Most industrial image processing subsystems require high performance in terms of core speed (GHz), MIPS (million instructions per second), MMACs (million multiply accumulates per second) and GFLOPs (giga floating point operations per second). Multicore processors, like Texas Instruments’ (TI) TMS320C6678 provide 360 GMACs and 160 GFLOPS and bring the flexibility of using both fixed-and floating-point instructions in systems which require high dynamic range. To further improve system performance, the multicore processor offers architecture designed to eliminate on-chip data transfer bottlenecks and latencies using hardware based inter processor communication.

Multiple levels of memory caching along with the amount of available on-chip random access memory (RAM) can vastly improve system performance. Since image sizes are generally much larger than available on-chip RAM, these systems invariably have a need for large external RAMs which implies the DSPs need to have high bandwidth external memory interfaces like DDR3. Shared memory architecture allows the multiple cores in a multicore DSP to either operate on different sections of the same image in parallel or perform different processing functions on the same section of image data serially. This along with intelligent direct memory access controller shared among all cores allows data transfers across external memory, memory-mapped peripherals, and on-chip memory to occur behind computations via double buffering to improve performance.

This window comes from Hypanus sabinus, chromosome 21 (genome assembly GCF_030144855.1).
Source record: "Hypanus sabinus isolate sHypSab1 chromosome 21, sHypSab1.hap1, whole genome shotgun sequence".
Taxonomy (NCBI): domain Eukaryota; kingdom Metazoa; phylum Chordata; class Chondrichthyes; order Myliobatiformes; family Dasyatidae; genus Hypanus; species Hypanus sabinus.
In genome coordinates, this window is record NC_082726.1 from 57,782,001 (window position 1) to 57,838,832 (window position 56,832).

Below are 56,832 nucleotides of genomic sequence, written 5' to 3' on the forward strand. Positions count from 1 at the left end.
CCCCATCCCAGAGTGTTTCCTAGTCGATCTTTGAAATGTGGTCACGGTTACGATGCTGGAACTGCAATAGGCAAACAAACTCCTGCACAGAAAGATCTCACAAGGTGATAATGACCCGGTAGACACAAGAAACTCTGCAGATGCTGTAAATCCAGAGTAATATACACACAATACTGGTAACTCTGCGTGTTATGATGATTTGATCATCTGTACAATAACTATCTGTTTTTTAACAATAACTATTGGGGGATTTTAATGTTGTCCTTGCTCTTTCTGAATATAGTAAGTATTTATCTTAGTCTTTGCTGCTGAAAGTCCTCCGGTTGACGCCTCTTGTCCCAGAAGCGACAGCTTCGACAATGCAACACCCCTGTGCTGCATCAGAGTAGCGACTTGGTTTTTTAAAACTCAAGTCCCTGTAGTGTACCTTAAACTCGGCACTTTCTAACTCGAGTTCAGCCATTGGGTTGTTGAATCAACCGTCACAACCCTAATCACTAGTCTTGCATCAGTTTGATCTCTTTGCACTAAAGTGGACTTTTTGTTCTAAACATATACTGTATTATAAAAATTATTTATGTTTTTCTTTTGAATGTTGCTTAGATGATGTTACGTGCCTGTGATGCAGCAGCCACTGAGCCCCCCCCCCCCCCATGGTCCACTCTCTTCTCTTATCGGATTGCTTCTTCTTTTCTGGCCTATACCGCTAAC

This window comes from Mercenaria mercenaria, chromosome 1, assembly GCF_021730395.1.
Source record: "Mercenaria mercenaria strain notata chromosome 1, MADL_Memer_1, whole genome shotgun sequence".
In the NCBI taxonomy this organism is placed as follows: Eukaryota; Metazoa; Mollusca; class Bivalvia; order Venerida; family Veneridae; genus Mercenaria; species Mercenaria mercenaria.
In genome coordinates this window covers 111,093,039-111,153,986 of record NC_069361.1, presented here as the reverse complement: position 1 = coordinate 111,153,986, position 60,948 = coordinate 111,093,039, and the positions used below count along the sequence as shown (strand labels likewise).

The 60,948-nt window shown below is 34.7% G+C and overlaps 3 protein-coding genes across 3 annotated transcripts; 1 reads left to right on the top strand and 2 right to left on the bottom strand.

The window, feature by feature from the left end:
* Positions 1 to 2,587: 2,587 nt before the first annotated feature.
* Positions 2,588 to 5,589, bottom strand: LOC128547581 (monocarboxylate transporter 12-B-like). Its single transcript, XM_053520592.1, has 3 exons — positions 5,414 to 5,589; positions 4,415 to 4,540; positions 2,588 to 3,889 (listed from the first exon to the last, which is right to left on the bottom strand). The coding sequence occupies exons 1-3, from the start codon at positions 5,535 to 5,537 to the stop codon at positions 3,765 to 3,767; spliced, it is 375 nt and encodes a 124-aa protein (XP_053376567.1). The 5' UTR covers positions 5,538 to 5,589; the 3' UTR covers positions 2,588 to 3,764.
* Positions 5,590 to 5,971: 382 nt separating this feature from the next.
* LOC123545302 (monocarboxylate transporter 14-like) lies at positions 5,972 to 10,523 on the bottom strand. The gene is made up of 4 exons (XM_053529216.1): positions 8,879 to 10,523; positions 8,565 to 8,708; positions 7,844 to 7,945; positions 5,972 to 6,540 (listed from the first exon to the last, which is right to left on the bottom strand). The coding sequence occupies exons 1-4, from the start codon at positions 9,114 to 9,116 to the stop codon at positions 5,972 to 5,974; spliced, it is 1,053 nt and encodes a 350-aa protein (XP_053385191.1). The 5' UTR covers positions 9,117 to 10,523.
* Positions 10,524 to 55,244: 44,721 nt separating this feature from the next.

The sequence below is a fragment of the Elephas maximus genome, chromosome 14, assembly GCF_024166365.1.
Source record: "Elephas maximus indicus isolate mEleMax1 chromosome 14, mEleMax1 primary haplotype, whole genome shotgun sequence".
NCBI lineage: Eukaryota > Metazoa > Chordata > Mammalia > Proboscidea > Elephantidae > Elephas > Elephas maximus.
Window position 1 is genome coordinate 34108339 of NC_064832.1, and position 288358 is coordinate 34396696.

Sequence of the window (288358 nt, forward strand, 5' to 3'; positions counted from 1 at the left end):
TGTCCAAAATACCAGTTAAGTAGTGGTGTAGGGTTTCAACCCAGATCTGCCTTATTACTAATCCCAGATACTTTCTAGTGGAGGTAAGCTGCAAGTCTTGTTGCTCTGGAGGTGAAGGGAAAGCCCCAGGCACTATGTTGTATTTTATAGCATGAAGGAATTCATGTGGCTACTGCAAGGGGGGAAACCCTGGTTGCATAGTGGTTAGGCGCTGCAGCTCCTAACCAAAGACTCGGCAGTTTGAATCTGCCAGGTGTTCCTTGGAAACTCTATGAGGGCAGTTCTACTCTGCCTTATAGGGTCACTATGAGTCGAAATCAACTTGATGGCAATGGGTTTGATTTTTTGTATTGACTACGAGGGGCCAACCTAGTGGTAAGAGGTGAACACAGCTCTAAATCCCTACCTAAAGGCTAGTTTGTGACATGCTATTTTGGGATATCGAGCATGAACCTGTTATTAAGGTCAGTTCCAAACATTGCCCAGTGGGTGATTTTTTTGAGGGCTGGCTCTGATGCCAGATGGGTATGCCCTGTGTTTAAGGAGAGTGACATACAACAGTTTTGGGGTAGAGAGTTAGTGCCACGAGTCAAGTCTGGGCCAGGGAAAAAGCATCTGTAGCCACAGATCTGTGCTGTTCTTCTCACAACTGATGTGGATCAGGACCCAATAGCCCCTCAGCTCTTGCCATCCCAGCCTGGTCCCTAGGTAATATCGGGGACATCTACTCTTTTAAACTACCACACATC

multicore DSPs industrial inspectionThere are many options for connecting the imaging subsystem to the image processing subsystem. The system may need one or more analog or digital interfaces like CameraLink. Having a choice of high speed serdes interfaces in a DSP provides the hardware designers an option of connecting and FPGA which in turn connects with the image capture subsystem(s). TI’s C6678 multicore DSP, for example, has multiple such high speed interfaces like PCIe Gen II, Serial RapidIO 2.1 (SRIO), GigE and even a 50 Gbps TI proprietary interface called Hyperlink. Sometimes the images are fed through a backplane communication fabric in which case PCIe and SRIO get used.

Since industrial inspection systems often need to be highly reliable systems capable of operating in harsh conditions using as little power as possible, multicore DSPs support extended industrial temperature grades allowing system designers to design such systems. Figure 1 depicts what a multicore DSP based image processing subsystem may look like.

For more than 10 years, multicore DSPs have shown their worth in a wide variety of applications across a range of industries. Multicore homogenous DSPs have been the appropriate choice where compute-intensive signal processing is required in a limited power budget and confined physical space. The latest generation of multicore DSPs offers exceptional computational performance, increased I/O, expanded memory, and key hardware integration that fulfill the needs of the high performance industrial inspection space. The simplicity of developing a software defined imaging system using high level language like C on DSPs accelerates the implementation of new and innovative algorithms reduces time-to-market.

About the author
Mukesh Kumar is a marketing manager in Texas Instruments’ multicore digital signal processor team. Kumar received his masters in electrical engineering from Johns Hopkins University and a bachelor degree in instrumentation and control from NSIT, Delhi, India.